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Oil discoveries, paired with delays in production, have created a new phenomenon: sustained post-discovery, pre-production periods. While research on the resource curse has debated the effects of oil on governance and conflict, less is known about the political effects of oil discoveries absent production. Using comprehensive electoral data from Uganda and a difference-in-differences design with heterogeneous effects, we show that oil discoveries increased electoral support for the incumbent chief executive in localities proximate to discoveries, even prior to production. Moreover, the biggest effects occurred in localities that were historically most electorally competitive. Overall, we show that the political effects of oil discoveries vary subnationally depending on local political context and prior to production, with important implications for understanding the roots of the political and conflict curses.
Does democratization lead to more meritocracy in the civil service? The Element argues that electoral accountability increases the value of competence over personal loyalty in the civil service. While this resembles an application of merit principles, it does not automatically reduce patronage politics or improve public goods provision. Competent civil servants are often used to facilitate the distribution of clientelistic goods at mass scale to win competitive elections. The selection of competent but less loyal civil servants requires the increased use of control mechanisms, like the timing of promotions, to ensure their compliance. The Element tests these claims using novel micro-level data on promotions in Indonesia's civil service before and after democratization in 1999. The Element shows that national- and local-level elections led to increased promotion premiums for educated civil servants, and simultaneously generated electoral cycles in the timing of promotions, but did little to improve public goods provision.
Dictators depend on a committed bureaucracy to implement their policy preferences. But how do they induce loyalty and effort within their civil service? The authors study indoctrination through forced military service as a cost-effective strategy for achieving this goal. Conscription allows the regime to expose recruits, including future civil servants, to intense “political training” in a controlled environment, which should improve system engagement. To test this hypothesis, the authors analyze archival data on over 370,000 cadres from the former German Democratic Republic. Exploiting the introduction of mandatory service in the gdr in 1962 for causal identification, they find a positive effect of conscription on bureaucrats’ system engagement. Additional analyses indicate that this effect likely did not result from deep norm internalization. Findings are more compatible with the idea that political training familiarized recruits with elite preferences, allowing them to behave strategically in accordance with the rules of the game.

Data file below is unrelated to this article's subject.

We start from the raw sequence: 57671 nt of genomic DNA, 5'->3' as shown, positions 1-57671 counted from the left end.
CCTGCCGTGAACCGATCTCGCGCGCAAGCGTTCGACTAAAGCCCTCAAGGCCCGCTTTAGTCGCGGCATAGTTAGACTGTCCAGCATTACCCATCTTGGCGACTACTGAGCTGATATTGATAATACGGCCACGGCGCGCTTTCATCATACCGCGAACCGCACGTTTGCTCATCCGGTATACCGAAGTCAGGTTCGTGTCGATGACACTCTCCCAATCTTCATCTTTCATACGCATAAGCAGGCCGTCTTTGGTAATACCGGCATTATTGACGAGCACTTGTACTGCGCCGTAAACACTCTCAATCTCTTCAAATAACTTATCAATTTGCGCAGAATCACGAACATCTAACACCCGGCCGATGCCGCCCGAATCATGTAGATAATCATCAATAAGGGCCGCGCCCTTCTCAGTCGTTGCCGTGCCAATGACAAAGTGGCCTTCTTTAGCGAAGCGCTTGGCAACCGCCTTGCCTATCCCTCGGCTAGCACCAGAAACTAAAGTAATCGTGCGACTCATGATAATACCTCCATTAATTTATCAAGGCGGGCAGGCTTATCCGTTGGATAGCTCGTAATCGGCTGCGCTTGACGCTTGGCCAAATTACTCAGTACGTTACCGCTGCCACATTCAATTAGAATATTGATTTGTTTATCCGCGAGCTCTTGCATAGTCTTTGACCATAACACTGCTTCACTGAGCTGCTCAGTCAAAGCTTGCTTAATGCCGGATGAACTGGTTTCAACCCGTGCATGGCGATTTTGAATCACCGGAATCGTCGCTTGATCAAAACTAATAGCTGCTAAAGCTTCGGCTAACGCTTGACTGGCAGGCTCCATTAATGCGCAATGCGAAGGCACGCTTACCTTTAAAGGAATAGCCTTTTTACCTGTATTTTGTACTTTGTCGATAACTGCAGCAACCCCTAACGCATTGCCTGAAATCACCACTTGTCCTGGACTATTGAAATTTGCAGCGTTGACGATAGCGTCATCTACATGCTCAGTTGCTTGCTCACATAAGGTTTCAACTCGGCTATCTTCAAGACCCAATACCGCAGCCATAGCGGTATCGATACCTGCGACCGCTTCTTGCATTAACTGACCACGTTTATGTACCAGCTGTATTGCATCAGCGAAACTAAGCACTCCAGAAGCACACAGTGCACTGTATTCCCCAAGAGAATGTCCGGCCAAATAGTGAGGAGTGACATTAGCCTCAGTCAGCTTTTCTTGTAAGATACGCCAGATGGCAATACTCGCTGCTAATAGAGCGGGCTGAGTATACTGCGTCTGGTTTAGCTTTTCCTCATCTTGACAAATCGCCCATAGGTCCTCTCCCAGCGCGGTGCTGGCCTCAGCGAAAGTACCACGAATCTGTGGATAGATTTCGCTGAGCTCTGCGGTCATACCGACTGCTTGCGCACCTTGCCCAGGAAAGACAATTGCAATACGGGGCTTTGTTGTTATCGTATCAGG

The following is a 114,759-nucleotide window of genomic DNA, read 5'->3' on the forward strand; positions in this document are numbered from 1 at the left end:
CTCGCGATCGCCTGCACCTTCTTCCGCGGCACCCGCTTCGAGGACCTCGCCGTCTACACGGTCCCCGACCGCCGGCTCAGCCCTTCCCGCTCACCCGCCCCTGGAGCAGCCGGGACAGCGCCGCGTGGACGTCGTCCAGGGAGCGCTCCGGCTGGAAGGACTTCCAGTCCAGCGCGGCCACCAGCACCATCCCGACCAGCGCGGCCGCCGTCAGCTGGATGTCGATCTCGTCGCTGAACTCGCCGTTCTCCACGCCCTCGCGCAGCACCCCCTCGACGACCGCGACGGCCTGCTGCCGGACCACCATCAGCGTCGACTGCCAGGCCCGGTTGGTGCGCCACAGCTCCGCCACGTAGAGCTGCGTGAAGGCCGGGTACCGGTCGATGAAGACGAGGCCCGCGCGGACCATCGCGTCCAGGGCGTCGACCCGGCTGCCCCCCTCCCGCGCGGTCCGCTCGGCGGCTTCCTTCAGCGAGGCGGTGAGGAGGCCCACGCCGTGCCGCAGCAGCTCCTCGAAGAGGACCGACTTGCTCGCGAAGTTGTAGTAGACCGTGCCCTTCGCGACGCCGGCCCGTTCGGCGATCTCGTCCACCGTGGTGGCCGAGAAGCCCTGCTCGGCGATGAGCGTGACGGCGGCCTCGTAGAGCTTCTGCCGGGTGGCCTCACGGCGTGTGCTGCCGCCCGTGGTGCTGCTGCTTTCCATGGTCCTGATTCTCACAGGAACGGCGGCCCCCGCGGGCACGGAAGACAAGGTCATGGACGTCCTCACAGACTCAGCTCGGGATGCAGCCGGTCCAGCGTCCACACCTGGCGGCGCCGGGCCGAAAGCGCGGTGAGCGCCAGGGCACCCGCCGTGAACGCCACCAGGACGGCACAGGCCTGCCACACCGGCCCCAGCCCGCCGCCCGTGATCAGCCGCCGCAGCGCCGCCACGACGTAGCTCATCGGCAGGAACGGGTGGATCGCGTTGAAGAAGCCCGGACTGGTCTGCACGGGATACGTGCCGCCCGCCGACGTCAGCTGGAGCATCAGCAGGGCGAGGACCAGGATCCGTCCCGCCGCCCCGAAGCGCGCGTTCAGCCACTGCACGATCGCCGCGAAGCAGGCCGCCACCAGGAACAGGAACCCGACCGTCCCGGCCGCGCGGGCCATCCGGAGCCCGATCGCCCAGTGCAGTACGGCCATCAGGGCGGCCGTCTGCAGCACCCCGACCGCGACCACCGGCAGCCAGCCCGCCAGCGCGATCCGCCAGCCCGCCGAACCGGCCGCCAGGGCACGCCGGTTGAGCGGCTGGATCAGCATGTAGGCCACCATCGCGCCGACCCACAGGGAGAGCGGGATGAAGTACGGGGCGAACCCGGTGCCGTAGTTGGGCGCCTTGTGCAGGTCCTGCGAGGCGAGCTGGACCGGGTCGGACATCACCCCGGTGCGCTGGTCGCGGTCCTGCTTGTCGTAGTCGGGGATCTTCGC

This chapter reviews emerging research that investigates how sub-national government tiers are partitioned geographically, and how this affects political and economic outcomes, with a particular focus on the developing world. Many developing countries, particularly in sub-Saharan Africa, have experienced substantial changes in the number and shape of provincial, regional, or local government units. This phenomenon of ``administrative unit proliferation'' has dramatically reorganized the territorial structure of government and reshaped political processes and outcomes, yet is conceptually distinct from vertical decentralization reforms. The literature has identified functional, political supply-side, and political demand-side arguments for understanding changes in the number of governing units. Functional arguments rely on the logic of efficiency in public goods provision to determine the optimal size of governing units. Supply-side argument focus in the political benefits of administrative unit proliferation for national executives as a tool for patronage, divide-and-rule strategies or as credible commitment device. Demand side arguments highlight the role of marginalized ethnic groups in demanding new governing units to improve representation and accountability. Research on the effects of unit proliferation has been limited and focused on the trade-offs between governing units’ size and the quality of services provision, effects on political violence, and political accountability.